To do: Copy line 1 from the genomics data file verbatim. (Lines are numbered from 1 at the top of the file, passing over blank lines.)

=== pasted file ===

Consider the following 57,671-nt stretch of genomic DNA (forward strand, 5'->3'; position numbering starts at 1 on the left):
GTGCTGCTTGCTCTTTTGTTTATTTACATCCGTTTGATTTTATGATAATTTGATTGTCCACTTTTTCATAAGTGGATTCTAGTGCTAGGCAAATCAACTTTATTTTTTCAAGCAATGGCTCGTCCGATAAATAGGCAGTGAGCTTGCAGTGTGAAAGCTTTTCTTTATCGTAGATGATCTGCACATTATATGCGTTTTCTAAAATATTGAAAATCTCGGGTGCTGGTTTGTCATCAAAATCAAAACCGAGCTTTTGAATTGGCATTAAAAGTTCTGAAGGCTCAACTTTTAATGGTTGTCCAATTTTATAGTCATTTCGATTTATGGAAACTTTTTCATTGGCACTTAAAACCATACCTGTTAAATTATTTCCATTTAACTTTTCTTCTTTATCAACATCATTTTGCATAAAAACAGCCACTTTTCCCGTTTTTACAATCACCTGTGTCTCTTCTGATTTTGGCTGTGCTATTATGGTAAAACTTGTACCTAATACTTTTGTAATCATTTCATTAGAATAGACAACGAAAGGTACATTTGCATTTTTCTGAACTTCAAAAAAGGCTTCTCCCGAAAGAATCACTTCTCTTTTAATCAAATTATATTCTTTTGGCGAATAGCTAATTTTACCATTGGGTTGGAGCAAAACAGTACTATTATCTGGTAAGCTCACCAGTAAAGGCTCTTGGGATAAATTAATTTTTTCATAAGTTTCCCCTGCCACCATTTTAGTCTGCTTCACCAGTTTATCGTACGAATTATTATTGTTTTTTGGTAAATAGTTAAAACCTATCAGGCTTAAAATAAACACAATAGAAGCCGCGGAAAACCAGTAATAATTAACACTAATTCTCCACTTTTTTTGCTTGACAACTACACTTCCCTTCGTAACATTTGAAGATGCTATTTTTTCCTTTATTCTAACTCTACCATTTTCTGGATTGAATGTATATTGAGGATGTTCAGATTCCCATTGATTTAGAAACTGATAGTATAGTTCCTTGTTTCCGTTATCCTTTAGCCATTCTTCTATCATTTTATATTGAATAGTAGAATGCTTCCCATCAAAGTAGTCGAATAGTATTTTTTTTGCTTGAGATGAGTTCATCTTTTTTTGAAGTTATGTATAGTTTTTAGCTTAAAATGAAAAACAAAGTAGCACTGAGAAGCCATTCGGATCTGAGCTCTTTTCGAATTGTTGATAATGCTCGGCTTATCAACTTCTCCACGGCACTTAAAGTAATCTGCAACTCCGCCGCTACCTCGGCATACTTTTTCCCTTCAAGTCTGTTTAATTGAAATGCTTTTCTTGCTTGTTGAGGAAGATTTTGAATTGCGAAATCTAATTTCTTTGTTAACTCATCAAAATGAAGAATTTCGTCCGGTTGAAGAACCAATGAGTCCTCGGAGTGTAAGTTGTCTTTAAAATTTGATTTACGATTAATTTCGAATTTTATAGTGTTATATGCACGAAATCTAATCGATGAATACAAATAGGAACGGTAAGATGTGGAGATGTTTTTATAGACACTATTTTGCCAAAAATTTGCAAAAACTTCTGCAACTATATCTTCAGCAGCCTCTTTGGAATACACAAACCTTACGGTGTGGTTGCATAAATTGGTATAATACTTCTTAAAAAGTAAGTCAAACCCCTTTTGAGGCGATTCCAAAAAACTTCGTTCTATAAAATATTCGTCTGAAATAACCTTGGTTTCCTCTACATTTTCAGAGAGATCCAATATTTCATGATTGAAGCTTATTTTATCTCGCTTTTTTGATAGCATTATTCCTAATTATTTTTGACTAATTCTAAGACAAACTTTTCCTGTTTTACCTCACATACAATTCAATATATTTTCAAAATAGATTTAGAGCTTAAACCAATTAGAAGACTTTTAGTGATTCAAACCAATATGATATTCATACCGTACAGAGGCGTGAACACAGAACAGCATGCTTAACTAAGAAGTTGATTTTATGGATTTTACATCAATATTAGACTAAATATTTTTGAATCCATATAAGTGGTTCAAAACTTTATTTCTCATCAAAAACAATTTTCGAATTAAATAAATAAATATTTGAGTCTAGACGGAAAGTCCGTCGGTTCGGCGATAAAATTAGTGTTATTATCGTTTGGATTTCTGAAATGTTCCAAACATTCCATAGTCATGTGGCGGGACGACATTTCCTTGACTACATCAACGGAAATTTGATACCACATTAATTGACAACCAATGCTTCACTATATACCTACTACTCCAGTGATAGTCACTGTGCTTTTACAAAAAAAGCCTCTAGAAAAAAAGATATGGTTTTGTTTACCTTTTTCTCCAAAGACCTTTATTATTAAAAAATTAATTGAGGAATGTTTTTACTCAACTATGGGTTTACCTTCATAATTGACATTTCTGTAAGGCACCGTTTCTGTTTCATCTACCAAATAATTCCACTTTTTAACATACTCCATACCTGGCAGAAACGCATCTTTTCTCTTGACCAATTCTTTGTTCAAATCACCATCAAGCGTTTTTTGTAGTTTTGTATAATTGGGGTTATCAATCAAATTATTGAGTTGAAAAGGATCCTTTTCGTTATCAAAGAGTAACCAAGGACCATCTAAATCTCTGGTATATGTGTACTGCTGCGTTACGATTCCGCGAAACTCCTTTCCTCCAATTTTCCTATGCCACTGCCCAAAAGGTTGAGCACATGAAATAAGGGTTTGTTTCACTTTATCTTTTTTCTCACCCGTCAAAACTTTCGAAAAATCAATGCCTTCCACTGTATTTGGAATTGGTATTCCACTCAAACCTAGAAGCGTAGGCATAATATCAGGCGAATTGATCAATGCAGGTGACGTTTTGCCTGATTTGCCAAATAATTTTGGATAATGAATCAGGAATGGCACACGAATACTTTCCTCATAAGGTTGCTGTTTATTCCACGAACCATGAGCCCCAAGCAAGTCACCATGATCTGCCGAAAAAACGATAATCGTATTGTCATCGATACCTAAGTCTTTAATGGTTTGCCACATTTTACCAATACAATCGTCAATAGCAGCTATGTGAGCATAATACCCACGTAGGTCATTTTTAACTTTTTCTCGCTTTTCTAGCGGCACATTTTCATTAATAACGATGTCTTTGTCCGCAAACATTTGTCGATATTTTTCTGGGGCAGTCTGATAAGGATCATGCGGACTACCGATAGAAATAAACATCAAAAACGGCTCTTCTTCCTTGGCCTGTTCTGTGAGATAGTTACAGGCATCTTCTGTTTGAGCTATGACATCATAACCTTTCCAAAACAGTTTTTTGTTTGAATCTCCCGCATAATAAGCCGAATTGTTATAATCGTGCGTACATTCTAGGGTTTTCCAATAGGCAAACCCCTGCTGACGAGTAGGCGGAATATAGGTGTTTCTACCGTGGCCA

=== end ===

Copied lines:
Consider the following 57,671-nt stretch of genomic DNA (forward strand, 5'->3'; position numbering starts at 1 on the left):